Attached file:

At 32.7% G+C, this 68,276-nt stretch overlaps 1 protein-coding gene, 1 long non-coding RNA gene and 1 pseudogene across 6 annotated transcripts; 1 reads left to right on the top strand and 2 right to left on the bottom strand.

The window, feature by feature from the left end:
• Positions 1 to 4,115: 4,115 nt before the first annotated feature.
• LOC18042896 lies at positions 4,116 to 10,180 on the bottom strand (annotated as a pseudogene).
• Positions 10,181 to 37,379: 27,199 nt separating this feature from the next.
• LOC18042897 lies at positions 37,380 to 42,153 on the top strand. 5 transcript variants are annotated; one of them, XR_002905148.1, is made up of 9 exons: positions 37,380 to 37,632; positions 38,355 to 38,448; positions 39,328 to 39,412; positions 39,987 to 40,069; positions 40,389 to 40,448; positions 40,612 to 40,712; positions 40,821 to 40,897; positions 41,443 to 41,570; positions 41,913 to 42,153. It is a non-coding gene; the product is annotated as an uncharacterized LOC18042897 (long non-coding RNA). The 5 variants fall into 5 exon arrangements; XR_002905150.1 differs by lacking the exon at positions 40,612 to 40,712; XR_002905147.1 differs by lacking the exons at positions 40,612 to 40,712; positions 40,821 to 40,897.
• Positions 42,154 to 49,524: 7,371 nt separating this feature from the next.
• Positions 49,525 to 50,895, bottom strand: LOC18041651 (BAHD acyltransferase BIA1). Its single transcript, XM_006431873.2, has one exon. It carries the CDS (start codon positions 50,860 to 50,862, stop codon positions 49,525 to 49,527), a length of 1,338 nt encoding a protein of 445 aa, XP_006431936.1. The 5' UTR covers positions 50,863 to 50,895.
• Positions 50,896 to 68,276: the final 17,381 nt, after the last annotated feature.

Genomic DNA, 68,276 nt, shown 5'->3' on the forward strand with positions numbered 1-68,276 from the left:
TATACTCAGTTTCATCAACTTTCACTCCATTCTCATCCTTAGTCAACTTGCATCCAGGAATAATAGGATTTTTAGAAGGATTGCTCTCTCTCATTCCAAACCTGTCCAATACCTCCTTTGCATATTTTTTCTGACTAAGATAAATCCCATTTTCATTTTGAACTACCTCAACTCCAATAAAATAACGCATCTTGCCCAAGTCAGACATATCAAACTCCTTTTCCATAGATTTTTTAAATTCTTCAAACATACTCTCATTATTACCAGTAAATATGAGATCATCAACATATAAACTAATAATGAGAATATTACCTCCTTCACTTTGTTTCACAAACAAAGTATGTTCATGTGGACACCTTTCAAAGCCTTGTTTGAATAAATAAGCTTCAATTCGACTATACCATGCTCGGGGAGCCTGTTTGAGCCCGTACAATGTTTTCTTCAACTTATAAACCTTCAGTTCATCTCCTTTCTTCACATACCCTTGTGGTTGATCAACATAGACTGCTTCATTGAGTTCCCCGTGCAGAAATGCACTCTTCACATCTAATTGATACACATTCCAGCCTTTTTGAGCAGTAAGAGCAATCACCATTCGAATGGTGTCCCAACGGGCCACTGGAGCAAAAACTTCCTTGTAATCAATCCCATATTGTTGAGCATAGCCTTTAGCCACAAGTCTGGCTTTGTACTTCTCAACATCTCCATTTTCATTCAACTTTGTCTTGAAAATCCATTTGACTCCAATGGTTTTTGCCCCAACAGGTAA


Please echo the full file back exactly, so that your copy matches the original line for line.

At 32.7% G+C, this 68,276-nt stretch overlaps 1 protein-coding gene, 1 long non-coding RNA gene and 1 pseudogene across 6 annotated transcripts; 1 reads left to right on the top strand and 2 right to left on the bottom strand.

The window, feature by feature from the left end:
• Positions 1 to 4,115: 4,115 nt before the first annotated feature.
• LOC18042896 lies at positions 4,116 to 10,180 on the bottom strand (annotated as a pseudogene).
• Positions 10,181 to 37,379: 27,199 nt separating this feature from the next.
• LOC18042897 lies at positions 37,380 to 42,153 on the top strand. 5 transcript variants are annotated; one of them, XR_002905148.1, is made up of 9 exons: positions 37,380 to 37,632; positions 38,355 to 38,448; positions 39,328 to 39,412; positions 39,987 to 40,069; positions 40,389 to 40,448; positions 40,612 to 40,712; positions 40,821 to 40,897; positions 41,443 to 41,570; positions 41,913 to 42,153. It is a non-coding gene; the product is annotated as an uncharacterized LOC18042897 (long non-coding RNA). The 5 variants fall into 5 exon arrangements; XR_002905150.1 differs by lacking the exon at positions 40,612 to 40,712; XR_002905147.1 differs by lacking the exons at positions 40,612 to 40,712; positions 40,821 to 40,897.
• Positions 42,154 to 49,524: 7,371 nt separating this feature from the next.
• Positions 49,525 to 50,895, bottom strand: LOC18041651 (BAHD acyltransferase BIA1). Its single transcript, XM_006431873.2, has one exon. It carries the CDS (start codon positions 50,860 to 50,862, stop codon positions 49,525 to 49,527), a length of 1,338 nt encoding a protein of 445 aa, XP_006431936.1. The 5' UTR covers positions 50,863 to 50,895.
• Positions 50,896 to 68,276: the final 17,381 nt, after the last annotated feature.

Genomic DNA, 68,276 nt, shown 5'->3' on the forward strand with positions numbered 1-68,276 from the left:
TATACTCAGTTTCATCAACTTTCACTCCATTCTCATCCTTAGTCAACTTGCATCCAGGAATAATAGGATTTTTAGAAGGATTGCTCTCTCTCATTCCAAACCTGTCCAATACCTCCTTTGCATATTTTTTCTGACTAAGATAAATCCCATTTTCATTTTGAACTACCTCAACTCCAATAAAATAACGCATCTTGCCCAAGTCAGACATATCAAACTCCTTTTCCATAGATTTTTTAAATTCTTCAAACATACTCTCATTATTACCAGTAAATATGAGATCATCAACATATAAACTAATAATGAGAATATTACCTCCTTCACTTTGTTTCACAAACAAAGTATGTTCATGTGGACACCTTTCAAAGCCTTGTTTGAATAAATAAGCTTCAATTCGACTATACCATGCTCGGGGAGCCTGTTTGAGCCCGTACAATGTTTTCTTCAACTTATAAACCTTCAGTTCATCTCCTTTCTTCACATACCCTTGTGGTTGATCAACATAGACTGCTTCATTGAGTTCCCCGTGCAGAAATGCACTCTTCACATCTAATTGATACACATTCCAGCCTTTTTGAGCAGTAAGAGCAATCACCATTCGAATGGTGTCCCAACGGGCCACTGGAGCAAAAACTTCCTTGTAATCAATCCCATATTGTTGAGCATAGCCTTTAGCCACAAGTCTGGCTTTGTACTTCTCAACATCTCCATTTTCATTCAACTTTGTCTTGAAAATCCATTTGACTCCAATGGTTTTTGCCCCAACAGGTAA